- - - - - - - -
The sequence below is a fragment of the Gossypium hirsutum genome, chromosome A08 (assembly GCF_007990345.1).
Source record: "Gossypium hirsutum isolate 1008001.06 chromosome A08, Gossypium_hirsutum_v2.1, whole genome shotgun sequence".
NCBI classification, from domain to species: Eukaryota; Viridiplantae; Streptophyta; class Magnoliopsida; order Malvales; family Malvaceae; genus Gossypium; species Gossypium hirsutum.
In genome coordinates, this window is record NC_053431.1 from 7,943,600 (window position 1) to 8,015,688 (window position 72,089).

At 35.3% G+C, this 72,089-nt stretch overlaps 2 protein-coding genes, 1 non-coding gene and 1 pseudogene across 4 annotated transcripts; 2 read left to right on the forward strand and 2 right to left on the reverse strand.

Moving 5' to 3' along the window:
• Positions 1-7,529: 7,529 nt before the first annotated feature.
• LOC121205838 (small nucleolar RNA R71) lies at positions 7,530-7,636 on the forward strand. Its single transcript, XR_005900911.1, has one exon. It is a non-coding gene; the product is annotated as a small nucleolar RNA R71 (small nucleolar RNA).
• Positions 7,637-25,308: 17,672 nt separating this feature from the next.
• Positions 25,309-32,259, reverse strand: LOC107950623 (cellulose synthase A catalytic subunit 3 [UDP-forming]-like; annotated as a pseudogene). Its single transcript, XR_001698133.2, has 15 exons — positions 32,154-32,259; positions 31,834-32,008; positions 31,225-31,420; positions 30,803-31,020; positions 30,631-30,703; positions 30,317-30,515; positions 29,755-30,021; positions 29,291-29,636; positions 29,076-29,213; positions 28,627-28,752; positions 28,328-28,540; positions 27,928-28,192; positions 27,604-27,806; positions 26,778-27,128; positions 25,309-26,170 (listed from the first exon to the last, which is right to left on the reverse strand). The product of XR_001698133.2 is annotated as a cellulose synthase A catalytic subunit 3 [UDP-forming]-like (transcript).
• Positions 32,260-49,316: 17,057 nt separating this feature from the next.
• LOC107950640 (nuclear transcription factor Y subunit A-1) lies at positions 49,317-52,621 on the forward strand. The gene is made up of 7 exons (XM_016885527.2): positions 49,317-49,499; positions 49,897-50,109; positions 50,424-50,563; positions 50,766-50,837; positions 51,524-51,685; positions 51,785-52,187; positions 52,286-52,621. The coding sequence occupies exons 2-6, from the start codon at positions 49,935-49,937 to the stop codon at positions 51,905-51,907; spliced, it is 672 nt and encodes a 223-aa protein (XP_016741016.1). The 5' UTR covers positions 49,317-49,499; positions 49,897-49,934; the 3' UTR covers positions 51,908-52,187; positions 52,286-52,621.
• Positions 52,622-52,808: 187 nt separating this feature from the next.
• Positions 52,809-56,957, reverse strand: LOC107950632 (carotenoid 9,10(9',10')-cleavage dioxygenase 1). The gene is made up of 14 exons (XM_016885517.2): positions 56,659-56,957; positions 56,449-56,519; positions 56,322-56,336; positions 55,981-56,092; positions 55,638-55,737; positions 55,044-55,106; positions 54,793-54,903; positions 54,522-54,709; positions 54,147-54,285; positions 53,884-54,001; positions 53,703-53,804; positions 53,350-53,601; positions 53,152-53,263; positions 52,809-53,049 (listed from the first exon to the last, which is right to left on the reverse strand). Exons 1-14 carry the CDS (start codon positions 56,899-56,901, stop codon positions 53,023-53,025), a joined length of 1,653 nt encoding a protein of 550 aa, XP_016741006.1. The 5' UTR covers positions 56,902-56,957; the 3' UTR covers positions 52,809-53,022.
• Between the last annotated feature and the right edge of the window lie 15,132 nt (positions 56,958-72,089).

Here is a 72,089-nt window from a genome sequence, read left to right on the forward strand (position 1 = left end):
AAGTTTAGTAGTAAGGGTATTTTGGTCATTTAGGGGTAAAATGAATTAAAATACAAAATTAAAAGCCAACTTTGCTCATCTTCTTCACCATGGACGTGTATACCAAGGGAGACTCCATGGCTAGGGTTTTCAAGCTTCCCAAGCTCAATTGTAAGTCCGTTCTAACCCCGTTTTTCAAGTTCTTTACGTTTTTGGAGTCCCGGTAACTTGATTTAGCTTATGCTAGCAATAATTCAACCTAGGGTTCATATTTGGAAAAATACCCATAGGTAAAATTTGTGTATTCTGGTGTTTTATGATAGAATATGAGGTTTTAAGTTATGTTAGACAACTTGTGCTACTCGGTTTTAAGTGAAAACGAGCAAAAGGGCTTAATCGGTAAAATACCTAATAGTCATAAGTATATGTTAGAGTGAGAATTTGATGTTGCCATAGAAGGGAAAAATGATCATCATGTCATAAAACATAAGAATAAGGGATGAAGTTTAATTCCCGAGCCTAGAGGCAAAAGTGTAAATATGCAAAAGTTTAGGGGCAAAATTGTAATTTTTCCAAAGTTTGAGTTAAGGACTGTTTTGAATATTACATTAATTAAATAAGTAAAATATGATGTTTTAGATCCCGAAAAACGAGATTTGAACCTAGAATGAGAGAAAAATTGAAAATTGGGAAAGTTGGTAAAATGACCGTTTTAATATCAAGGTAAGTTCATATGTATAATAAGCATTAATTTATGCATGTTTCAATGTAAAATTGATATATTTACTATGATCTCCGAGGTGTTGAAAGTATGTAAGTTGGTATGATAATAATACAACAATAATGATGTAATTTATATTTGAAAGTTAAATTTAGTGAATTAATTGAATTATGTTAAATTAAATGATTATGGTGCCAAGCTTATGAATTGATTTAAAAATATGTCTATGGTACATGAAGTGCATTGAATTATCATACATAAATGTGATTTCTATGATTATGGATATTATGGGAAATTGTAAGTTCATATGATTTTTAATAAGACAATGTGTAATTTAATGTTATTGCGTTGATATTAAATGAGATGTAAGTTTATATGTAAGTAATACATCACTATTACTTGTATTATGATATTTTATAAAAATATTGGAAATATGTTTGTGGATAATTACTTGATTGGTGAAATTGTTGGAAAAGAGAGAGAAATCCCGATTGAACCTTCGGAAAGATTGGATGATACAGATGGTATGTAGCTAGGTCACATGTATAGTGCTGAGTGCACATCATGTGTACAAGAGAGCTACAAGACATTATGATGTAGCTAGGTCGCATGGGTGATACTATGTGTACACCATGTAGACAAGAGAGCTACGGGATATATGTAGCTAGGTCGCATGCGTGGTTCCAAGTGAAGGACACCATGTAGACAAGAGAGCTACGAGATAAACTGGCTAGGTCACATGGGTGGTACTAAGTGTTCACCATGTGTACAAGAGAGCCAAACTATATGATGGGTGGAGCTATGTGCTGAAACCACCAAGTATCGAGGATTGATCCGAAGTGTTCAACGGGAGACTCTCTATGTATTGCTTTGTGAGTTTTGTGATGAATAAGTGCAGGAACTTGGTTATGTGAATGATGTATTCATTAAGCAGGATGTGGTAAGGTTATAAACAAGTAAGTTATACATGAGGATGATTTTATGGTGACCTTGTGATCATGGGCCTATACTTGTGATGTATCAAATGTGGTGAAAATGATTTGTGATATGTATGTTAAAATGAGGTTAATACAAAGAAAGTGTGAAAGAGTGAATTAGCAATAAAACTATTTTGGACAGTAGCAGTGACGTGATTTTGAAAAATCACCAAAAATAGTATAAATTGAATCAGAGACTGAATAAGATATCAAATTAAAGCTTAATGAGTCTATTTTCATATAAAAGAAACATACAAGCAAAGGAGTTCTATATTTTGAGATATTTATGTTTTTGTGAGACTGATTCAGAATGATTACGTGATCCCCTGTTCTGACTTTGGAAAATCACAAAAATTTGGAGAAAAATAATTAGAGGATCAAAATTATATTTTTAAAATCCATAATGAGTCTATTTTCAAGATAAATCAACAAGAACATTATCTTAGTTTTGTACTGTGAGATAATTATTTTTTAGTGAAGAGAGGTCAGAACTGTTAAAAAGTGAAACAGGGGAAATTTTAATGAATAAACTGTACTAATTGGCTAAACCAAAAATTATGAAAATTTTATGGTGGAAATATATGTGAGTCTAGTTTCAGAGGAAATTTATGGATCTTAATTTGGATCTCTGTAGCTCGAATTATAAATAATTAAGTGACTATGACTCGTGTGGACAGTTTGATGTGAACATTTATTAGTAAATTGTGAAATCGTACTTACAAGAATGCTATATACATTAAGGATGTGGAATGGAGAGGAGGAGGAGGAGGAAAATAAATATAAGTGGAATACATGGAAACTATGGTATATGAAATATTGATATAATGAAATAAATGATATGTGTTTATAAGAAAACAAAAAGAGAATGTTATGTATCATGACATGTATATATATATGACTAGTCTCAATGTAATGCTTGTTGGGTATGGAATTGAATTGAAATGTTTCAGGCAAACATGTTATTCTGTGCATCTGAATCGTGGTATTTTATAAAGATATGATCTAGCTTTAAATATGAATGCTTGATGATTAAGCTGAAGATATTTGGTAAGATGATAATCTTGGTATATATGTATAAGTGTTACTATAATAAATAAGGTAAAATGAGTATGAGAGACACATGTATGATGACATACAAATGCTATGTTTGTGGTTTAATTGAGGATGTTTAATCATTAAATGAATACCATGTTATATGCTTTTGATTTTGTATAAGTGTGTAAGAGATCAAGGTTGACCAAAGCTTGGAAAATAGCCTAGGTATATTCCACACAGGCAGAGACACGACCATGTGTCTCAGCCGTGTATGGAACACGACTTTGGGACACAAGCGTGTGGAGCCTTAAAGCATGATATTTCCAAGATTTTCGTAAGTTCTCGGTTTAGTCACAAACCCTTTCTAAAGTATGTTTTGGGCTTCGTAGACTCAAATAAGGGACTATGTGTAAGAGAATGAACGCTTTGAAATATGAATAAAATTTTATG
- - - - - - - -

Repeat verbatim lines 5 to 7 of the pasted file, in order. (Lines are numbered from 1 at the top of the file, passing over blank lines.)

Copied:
At 35.3% G+C, this 72,089-nt stretch overlaps 2 protein-coding genes, 1 non-coding gene and 1 pseudogene across 4 annotated transcripts; 2 read left to right on the forward strand and 2 right to left on the reverse strand.

Moving 5' to 3' along the window:
• Positions 1-7,529: 7,529 nt before the first annotated feature.